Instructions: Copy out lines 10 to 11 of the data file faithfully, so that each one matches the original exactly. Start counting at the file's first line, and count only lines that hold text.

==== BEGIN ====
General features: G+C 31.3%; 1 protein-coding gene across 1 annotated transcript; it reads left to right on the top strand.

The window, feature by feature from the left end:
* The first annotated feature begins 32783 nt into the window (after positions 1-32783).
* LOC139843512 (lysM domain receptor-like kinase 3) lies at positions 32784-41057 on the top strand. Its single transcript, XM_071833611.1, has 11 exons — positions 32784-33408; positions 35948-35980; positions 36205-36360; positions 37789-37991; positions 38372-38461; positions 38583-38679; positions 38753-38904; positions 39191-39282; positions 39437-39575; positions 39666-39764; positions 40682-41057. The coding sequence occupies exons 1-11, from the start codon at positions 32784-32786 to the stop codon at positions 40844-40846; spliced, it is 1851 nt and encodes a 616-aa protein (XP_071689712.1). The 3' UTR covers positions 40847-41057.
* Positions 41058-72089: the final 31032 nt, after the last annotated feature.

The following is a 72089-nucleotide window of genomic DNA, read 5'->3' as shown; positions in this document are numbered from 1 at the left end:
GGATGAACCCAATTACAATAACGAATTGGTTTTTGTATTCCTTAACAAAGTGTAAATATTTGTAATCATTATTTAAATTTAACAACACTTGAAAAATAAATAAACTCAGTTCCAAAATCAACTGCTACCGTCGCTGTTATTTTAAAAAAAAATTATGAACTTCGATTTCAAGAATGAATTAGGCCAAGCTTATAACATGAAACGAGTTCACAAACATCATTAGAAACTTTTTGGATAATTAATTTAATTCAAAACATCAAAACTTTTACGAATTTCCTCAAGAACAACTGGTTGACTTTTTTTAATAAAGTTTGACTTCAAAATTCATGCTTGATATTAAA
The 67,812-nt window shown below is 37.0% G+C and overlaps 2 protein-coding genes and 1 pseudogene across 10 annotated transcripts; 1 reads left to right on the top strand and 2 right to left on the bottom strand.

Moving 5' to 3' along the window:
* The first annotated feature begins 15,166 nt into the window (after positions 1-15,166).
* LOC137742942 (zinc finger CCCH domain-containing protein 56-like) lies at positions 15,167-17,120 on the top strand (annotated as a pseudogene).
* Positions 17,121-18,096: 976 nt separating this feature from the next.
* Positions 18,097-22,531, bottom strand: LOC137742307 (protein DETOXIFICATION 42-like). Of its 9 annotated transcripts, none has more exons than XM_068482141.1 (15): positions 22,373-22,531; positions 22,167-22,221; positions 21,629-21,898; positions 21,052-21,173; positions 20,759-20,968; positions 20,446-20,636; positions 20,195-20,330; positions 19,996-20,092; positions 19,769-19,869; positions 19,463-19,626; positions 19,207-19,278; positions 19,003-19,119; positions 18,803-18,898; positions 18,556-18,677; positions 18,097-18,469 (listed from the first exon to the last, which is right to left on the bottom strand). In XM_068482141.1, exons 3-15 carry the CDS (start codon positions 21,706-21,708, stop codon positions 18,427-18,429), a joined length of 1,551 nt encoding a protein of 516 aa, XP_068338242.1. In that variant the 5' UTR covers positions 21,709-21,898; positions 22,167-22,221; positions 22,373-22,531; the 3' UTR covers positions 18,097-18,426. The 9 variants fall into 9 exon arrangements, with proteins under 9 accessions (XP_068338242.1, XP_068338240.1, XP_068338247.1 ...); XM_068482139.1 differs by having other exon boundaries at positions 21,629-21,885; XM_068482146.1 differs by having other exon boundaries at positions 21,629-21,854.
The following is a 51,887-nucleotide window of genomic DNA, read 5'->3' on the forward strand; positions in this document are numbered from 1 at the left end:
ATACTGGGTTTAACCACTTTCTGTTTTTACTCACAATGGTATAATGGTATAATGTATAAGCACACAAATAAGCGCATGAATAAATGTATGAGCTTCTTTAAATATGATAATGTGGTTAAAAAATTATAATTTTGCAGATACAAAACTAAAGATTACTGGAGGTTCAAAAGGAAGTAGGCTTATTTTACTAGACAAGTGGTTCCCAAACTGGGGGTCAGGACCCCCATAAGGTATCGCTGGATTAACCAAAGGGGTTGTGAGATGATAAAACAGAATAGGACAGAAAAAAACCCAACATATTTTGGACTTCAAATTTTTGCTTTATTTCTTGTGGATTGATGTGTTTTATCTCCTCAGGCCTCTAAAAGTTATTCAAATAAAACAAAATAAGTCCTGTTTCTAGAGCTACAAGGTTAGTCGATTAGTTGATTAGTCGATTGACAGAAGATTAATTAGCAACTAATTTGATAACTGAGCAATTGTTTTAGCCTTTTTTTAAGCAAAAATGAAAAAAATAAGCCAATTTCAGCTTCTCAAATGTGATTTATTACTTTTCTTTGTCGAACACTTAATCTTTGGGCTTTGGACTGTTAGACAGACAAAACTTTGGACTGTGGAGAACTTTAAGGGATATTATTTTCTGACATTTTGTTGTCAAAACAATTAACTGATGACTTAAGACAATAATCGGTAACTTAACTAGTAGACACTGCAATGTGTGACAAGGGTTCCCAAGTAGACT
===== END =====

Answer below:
* The first annotated feature begins 15,166 nt into the window (after positions 1-15,166).
* LOC137742942 (zinc finger CCCH domain-containing protein 56-like) lies at positions 15,167-17,120 on the top strand (annotated as a pseudogene).